In the 18th Century, James Stuart planted over 150 beech trees on the avenue leading to Gracehill House to impress guests as they approached his home. Now, over 200 years later, this avenue is one of the most photographed sites in Northern Ireland, known as The Dark Hedges.

Made famous by their appearance as The King’s Road in Game of Thrones where Arya Stark fled King’s Landing dressed as a boy, the Dark Hedges are still impressing visitors every day. In 2016, Storm Gertrude caused damage to the trees and the fallen trees have found new life as Doors of Thrones. These 10 doors are intricately carved to represent each episode from season 6 of Game of Thrones and are in locations around Northern Ireland, including one in the Hedges Hotel.

So many people come to see the Dark Hedges, including the ghost of the Grey Lady. The Grey Lady is said to flit from tree to tree and across the road and some believe her to be the daughter of James Stuart. Others say she is a maid who died suspiciously while in the service of the household…

Why don’t you step inside the dark hedges and see for yourself?


The beech trees that form 'The Dark Hedges' in Stranocum - Northern Ireland, were originally planted by James Stuart in the 18th century as a decorative feature along the once private road that led to his Georgian Mansion, Gracehill House. 

Two hundred years later and the grounds of Gracehill have become a golf course and the drive is now a beautiful, and somewhat haunting, public road.

The iconic Dark Hedges has become one of the most photographed natural phenomena in Northern Ireland and a popular attraction for tourists from across the world.  

Game of Thrones fans might recognize The Dark Hedges as "The Kings Road" when it was featured in the premiere of season two as Arya Stark flees from her enemies down this spooky avenue, dressed as a boy and riding in a cart.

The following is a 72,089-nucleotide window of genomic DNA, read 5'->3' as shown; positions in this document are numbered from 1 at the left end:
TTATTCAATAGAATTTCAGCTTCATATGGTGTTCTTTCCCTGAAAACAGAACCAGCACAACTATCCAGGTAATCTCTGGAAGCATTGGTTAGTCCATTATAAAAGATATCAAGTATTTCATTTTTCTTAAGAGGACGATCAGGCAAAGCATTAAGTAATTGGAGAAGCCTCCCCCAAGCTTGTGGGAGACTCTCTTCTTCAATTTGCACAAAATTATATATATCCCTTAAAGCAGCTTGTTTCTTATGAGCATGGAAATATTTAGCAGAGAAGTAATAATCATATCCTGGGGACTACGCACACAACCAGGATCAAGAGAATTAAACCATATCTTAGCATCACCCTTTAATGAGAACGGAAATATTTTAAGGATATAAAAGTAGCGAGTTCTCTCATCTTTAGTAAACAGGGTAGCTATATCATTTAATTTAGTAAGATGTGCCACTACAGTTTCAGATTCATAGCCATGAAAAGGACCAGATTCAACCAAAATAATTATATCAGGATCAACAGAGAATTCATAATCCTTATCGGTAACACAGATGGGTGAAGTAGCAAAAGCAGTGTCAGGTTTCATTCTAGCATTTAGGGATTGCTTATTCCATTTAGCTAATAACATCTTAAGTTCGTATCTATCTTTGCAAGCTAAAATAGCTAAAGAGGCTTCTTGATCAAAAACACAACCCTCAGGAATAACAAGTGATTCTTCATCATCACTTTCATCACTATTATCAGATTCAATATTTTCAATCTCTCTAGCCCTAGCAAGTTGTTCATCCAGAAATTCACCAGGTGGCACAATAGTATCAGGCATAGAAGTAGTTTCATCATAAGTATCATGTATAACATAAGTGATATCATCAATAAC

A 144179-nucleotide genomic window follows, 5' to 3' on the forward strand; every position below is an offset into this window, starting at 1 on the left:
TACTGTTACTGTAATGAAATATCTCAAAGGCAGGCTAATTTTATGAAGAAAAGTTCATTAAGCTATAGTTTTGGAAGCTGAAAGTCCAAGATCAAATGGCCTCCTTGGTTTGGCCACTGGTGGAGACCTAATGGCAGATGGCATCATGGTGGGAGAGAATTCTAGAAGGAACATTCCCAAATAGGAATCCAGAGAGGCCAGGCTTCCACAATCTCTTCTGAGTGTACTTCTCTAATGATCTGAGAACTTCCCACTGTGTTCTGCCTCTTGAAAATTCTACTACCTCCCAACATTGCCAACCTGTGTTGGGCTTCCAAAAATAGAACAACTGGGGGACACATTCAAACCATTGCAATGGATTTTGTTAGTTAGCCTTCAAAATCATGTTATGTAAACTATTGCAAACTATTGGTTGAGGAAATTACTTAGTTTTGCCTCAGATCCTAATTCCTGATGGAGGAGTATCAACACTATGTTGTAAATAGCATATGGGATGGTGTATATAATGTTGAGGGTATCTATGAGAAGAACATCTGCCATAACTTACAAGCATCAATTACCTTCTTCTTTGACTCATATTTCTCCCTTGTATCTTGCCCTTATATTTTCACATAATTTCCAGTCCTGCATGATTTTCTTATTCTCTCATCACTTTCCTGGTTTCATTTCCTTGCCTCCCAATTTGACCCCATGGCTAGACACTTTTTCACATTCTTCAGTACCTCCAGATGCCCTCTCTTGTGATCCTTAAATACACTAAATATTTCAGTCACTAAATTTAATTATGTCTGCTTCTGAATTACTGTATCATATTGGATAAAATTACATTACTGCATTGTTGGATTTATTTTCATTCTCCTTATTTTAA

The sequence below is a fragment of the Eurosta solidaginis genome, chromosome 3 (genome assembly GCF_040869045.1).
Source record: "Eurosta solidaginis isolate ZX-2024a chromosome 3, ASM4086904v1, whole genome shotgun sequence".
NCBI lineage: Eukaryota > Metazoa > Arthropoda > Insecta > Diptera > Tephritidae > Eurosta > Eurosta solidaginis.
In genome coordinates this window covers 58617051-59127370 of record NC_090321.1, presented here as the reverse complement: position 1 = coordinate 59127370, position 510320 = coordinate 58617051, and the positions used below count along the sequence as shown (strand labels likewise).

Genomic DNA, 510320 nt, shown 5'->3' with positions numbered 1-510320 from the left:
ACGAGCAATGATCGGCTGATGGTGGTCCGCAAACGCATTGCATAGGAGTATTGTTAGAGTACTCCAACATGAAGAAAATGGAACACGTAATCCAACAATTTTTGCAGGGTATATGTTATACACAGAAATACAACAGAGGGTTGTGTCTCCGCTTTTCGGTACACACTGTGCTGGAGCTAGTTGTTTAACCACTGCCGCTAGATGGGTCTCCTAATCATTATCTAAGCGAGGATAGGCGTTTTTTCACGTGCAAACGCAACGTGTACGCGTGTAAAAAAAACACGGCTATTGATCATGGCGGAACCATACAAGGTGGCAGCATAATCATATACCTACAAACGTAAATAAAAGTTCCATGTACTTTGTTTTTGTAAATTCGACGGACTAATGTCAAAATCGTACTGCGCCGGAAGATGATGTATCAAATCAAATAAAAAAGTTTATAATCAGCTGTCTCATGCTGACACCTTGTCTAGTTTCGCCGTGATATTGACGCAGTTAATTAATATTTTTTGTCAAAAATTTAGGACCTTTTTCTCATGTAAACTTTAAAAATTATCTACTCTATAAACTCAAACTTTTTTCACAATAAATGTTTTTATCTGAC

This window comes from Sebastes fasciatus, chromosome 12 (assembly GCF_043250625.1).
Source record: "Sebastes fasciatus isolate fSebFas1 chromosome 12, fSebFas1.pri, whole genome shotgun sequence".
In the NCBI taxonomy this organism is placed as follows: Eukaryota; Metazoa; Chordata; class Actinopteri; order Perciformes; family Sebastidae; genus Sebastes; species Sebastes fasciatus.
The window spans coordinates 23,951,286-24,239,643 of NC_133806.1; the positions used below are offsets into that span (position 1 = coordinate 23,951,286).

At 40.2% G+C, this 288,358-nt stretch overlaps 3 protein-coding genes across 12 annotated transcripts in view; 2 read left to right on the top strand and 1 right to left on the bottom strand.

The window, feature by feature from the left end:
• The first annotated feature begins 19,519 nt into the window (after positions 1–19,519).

The road is reputedly haunted by a spectral ‘Grey Lady’ who appears at dusk among the trees. Haunting this thin ribbon of road that winds beneath the ancient beech trees. She silently glides along the roadside and disappears as she passes the very last beech tree. 

Recently a Ballycastle man visiting the area, claims to have captured an apparition on camera. Gordon Watson took this photograph at the Hedges and when he downloaded the image from his camera, he was amazed to find the wispy, grey shape in the center which appears to be a grey figure floating in the air.

Professional local photographer Kevin McAuley examined the photograph and stated that there was no way the image had been digitally enhanced in any way.

Kevin said: “It looks like a dress going towards the shape of a figure and it’s at this end of the trees where the Grey Lady has been seen by a variety of people over the years" he added, "This is the only known version ever to have been recorded in any fashion”

Could this be the ghost of the Grey Lady? 

Some say the spectre is the ghost of a maid from the nearby house who died in mysterious circumstances centuries ago.

Others believe that she is a lost spirit from an abandoned graveyard that is thought to lie hidden in the fields nearby.

On Halloween night, the forgotten graves are said to open and the Grey Lady is joined on her walk by the tormented souls of those who were buried beside her.